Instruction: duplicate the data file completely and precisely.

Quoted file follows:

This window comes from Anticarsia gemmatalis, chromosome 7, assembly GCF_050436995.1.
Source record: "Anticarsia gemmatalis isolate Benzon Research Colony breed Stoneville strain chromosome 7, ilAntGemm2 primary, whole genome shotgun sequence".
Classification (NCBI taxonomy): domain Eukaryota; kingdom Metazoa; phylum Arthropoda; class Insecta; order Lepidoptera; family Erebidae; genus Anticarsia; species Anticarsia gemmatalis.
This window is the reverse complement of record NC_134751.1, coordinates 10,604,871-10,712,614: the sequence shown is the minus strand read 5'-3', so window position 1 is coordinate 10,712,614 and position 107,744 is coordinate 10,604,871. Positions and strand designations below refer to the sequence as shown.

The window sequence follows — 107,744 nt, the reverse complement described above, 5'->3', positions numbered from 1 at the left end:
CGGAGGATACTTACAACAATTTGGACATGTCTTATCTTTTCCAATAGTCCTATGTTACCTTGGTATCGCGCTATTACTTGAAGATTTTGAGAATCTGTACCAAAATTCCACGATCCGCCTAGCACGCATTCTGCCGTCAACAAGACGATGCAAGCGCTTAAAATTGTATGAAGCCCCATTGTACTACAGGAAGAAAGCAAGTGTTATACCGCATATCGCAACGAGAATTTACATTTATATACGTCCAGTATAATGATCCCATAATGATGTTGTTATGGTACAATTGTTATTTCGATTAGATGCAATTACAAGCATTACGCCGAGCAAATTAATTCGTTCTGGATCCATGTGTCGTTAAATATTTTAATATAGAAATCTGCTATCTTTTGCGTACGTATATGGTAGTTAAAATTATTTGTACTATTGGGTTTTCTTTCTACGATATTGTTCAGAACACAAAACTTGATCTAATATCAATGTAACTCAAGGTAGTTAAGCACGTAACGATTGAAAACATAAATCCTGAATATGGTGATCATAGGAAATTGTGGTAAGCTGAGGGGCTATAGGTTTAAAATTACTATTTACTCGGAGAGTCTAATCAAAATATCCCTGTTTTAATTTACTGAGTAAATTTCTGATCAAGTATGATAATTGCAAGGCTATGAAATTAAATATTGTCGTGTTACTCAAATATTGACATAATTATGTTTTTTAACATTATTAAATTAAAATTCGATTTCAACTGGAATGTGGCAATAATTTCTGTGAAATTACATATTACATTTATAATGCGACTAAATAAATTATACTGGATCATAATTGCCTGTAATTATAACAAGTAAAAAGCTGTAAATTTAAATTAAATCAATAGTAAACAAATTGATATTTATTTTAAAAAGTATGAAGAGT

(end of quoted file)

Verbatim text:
This window comes from Anticarsia gemmatalis, chromosome 7, assembly GCF_050436995.1.
Source record: "Anticarsia gemmatalis isolate Benzon Research Colony breed Stoneville strain chromosome 7, ilAntGemm2 primary, whole genome shotgun sequence".
Classification (NCBI taxonomy): domain Eukaryota; kingdom Metazoa; phylum Arthropoda; class Insecta; order Lepidoptera; family Erebidae; genus Anticarsia; species Anticarsia gemmatalis.
This window is the reverse complement of record NC_134751.1, coordinates 10,604,871-10,712,614: the sequence shown is the minus strand read 5'-3', so window position 1 is coordinate 10,712,614 and position 107,744 is coordinate 10,604,871. Positions and strand designations below refer to the sequence as shown.

The window sequence follows — 107,744 nt, the reverse complement described above, 5'->3', positions numbered from 1 at the left end:
CGGAGGATACTTACAACAATTTGGACATGTCTTATCTTTTCCAATAGTCCTATGTTACCTTGGTATCGCGCTATTACTTGAAGATTTTGAGAATCTGTACCAAAATTCCACGATCCGCCTAGCACGCATTCTGCCGTCAACAAGACGATGCAAGCGCTTAAAATTGTATGAAGCCCCATTGTACTACAGGAAGAAAGCAAGTGTTATACCGCATATCGCAACGAGAATTTACATTTATATACGTCCAGTATAATGATCCCATAATGATGTTGTTATGGTACAATTGTTATTTCGATTAGATGCAATTACAAGCATTACGCCGAGCAAATTAATTCGTTCTGGATCCATGTGTCGTTAAATATTTTAATATAGAAATCTGCTATCTTTTGCGTACGTATATGGTAGTTAAAATTATTTGTACTATTGGGTTTTCTTTCTACGATATTGTTCAGAACACAAAACTTGATCTAATATCAATGTAACTCAAGGTAGTTAAGCACGTAACGATTGAAAACATAAATCCTGAATATGGTGATCATAGGAAATTGTGGTAAGCTGAGGGGCTATAGGTTTAAAATTACTATTTACTCGGAGAGTCTAATCAAAATATCCCTGTTTTAATTTACTGAGTAAATTTCTGATCAAGTATGATAATTGCAAGGCTATGAAATTAAATATTGTCGTGTTACTCAAATATTGACATAATTATGTTTTTTAACATTATTAAATTAAAATTCGATTTCAACTGGAATGTGGCAATAATTTCTGTGAAATTACATATTACATTTATAATGCGACTAAATAAATTATACTGGATCATAATTGCCTGTAATTATAACAAGTAAAAAGCTGTAAATTTAAATTAAATCAATAGTAAACAAATTGATATTTATTTTAAAAAGTATGAAGAGT